Artist, collaborator, and educator, Tim Rollins, and two members of Kids of Survival (K.O.S.) talked about the history and philosophy of K.O.S at FIT last week. In 1982, Rollins first launched a workshop called Art and Knowledge workshop in the South Bronx. There at- risk youth created art work based on great works of literature. Numerous biennials and museum shows followed. Their latest exhibition in 2009, was a group retrospective at Tang Teaching Museum at Skidmore College.
Fine Arts department instructors had this to say:
“Their creative path, one in which the core of the art practice involves teaching, working with, and motivating kids to pursue excellence in what they do and how they think of themselves was inspiring,” said Professor Jean Feinberg.
“When Tim talked about taking Bronx students who had never been below 125 Street on a whirlwind tour of MoMA and asking what they remembered, and one them asked about ‘the black painting about God'; when Carlos’ face lit up when he recalled seeing the work of Robert Ryman the first time; when Tim said he believed he would achieve more not by meeting his students on their level–graffiti–but on his of art history–those were special moments that spoke to me about the educational importance of exposure to culture and maintaining high expectations,” said John Allen.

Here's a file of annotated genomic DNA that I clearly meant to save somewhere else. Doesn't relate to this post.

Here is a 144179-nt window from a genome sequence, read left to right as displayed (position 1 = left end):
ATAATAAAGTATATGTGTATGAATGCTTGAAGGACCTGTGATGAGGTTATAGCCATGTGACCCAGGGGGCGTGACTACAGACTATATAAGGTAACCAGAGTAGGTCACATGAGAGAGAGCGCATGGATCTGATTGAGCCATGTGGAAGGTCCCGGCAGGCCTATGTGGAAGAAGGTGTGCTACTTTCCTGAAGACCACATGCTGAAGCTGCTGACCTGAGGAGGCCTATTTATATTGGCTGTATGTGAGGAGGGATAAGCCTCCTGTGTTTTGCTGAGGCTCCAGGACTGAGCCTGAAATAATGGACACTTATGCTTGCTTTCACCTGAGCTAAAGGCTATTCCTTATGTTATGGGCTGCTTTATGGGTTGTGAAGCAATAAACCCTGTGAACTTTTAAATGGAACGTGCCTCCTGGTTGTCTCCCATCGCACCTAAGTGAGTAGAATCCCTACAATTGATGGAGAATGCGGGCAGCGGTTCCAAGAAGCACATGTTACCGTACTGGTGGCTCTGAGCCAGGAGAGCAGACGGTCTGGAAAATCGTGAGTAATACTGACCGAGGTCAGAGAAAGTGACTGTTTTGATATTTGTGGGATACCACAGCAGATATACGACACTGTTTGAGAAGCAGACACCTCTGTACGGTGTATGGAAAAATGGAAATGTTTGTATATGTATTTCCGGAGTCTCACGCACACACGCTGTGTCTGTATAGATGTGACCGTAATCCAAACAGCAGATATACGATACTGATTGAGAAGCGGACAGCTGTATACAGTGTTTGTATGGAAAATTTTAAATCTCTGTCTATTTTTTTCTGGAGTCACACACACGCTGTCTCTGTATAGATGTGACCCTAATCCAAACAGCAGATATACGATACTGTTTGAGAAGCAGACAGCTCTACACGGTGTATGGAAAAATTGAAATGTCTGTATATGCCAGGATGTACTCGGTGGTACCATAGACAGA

“Listening to Tim Rollins tell his story of K.O.S. brought to mind some
lines of a poem by Rilke: ‘I live my life in widening circles that reach out across the world.’ Tim does just this…He has a widening impact on peoples’ lives,” said Professor Joel Werring.
For more about Tim Rollins and K.O.S. go to the website of the Lehmann Maupin Gallery.
This visiting artist talk was part of the ARTSpeak series at FIT, in which artists discuss diversity and artistic practice, and is sponsored by the Fine Arts Department, the President’s Diversity Council, and the Dean’s Office.